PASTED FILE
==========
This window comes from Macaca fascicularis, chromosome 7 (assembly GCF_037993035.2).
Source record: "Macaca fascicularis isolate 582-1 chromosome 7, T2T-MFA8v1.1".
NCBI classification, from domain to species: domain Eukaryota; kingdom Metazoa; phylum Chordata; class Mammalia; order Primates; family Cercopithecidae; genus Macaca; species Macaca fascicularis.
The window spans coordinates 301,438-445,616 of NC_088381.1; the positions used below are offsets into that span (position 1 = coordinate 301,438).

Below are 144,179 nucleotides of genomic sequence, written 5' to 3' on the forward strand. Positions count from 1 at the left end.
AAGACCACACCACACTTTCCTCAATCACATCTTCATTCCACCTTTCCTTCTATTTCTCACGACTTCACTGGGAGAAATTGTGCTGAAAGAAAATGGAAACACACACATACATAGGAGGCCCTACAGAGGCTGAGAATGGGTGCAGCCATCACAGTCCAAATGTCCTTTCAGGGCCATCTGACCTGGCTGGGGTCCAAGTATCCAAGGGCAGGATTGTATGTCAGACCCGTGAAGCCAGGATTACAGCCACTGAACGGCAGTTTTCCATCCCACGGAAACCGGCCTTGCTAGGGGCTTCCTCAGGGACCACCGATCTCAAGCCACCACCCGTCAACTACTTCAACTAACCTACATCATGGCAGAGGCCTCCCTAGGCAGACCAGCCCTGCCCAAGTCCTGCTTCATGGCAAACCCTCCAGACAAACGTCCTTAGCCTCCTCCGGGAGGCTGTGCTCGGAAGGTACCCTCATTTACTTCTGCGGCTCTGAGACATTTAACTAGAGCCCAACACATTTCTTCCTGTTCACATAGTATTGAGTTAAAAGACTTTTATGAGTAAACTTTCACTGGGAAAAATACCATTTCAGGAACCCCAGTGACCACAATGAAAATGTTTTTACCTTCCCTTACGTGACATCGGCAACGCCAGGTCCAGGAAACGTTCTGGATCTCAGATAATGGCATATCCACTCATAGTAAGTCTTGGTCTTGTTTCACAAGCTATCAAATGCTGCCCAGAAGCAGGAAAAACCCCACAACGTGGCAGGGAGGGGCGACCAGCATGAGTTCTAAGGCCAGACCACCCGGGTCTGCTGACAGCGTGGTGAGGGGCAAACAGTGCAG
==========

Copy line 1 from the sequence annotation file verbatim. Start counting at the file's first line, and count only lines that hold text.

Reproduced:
This window comes from Macaca fascicularis, chromosome 7 (assembly GCF_037993035.2).